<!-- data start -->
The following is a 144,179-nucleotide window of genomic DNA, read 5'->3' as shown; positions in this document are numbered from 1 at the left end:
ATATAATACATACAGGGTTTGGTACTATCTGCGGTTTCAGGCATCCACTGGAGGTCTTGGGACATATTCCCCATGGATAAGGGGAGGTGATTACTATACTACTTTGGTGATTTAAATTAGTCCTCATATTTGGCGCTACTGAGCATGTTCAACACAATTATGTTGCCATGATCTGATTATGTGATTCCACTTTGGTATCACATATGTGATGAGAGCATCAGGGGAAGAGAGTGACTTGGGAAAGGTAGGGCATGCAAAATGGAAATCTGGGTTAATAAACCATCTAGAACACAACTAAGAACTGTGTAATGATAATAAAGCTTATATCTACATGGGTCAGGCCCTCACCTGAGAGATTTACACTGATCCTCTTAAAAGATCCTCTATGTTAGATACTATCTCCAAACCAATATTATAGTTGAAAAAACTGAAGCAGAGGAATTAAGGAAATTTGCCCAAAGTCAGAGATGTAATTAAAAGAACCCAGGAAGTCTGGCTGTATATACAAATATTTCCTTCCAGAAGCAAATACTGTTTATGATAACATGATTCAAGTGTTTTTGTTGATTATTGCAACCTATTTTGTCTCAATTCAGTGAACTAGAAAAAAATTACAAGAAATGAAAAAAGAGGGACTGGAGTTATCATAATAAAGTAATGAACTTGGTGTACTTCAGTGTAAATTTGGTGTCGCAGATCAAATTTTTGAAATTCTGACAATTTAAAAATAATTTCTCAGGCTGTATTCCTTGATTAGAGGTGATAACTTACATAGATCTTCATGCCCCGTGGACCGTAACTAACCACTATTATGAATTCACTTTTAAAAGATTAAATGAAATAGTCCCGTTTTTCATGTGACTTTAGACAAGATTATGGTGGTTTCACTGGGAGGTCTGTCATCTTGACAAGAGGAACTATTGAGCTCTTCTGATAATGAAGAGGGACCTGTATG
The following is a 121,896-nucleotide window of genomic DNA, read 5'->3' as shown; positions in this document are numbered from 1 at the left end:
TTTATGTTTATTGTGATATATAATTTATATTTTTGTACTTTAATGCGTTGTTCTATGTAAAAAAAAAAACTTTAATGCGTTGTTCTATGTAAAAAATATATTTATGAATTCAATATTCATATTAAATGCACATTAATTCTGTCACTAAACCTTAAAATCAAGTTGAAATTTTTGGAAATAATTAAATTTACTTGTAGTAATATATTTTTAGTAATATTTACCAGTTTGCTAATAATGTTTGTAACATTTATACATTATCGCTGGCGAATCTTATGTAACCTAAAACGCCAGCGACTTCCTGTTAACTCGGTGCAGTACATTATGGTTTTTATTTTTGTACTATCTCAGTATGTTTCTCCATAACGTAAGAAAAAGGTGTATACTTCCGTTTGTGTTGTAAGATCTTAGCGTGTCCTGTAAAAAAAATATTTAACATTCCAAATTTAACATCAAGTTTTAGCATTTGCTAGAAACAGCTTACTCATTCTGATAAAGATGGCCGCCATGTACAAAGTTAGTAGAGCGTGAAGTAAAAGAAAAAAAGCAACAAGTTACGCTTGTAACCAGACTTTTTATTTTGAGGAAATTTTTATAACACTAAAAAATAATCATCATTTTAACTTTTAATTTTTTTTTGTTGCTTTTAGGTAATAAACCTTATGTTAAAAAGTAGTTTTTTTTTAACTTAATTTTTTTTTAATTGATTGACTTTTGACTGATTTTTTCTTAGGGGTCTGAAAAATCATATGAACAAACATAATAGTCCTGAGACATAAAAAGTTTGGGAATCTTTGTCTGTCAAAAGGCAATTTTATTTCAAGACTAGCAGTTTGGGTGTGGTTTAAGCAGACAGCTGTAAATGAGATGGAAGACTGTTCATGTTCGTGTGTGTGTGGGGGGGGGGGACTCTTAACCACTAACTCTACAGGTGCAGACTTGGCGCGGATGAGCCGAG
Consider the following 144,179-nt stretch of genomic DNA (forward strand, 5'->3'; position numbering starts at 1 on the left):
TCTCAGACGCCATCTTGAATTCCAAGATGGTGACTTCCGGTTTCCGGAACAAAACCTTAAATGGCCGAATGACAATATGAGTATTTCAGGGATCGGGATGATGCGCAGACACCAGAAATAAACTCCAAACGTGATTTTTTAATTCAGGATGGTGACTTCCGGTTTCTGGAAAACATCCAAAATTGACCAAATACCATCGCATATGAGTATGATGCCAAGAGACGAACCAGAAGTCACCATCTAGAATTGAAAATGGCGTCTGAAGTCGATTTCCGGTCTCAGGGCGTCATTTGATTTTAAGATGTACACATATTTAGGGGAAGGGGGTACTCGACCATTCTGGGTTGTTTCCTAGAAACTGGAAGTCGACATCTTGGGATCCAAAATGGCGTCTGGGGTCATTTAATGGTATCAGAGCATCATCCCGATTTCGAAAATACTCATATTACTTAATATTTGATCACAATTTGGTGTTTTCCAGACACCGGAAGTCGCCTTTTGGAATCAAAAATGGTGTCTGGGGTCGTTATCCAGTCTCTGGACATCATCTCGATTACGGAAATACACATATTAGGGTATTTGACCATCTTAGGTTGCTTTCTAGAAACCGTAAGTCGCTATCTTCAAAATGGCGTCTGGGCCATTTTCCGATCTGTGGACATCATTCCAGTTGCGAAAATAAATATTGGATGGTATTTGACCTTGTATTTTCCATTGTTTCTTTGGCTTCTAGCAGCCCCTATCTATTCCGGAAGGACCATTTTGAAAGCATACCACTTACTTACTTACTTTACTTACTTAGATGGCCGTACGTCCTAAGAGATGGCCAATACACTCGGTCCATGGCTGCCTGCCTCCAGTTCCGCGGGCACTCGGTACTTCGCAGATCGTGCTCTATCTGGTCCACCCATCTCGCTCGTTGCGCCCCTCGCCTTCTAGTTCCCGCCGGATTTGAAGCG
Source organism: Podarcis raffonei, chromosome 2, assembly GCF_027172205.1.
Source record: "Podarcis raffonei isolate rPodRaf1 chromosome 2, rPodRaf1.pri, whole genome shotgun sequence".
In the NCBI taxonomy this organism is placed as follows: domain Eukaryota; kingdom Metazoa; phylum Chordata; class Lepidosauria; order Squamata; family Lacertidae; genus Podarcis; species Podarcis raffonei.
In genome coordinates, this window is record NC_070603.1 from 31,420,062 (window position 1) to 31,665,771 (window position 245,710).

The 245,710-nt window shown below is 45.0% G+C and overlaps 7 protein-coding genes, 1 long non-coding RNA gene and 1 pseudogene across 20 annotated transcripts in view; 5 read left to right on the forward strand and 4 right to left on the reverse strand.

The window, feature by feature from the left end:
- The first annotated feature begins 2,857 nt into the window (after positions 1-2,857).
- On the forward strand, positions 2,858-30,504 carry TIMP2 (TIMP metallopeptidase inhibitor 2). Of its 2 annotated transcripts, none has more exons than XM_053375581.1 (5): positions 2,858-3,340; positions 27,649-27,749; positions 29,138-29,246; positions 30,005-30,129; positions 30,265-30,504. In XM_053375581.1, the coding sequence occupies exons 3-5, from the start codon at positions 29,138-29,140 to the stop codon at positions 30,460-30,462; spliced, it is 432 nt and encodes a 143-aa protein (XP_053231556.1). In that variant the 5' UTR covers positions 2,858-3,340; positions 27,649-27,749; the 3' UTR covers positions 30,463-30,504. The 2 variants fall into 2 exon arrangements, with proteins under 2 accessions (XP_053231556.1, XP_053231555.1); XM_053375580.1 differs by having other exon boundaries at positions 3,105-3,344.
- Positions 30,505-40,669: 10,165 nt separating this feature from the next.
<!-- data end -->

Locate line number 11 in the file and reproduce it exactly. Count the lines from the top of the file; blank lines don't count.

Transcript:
The 245,710-nt window shown below is 45.0% G+C and overlaps 7 protein-coding genes, 1 long non-coding RNA gene and 1 pseudogene across 20 annotated transcripts in view; 5 read left to right on the forward strand and 4 right to left on the reverse strand.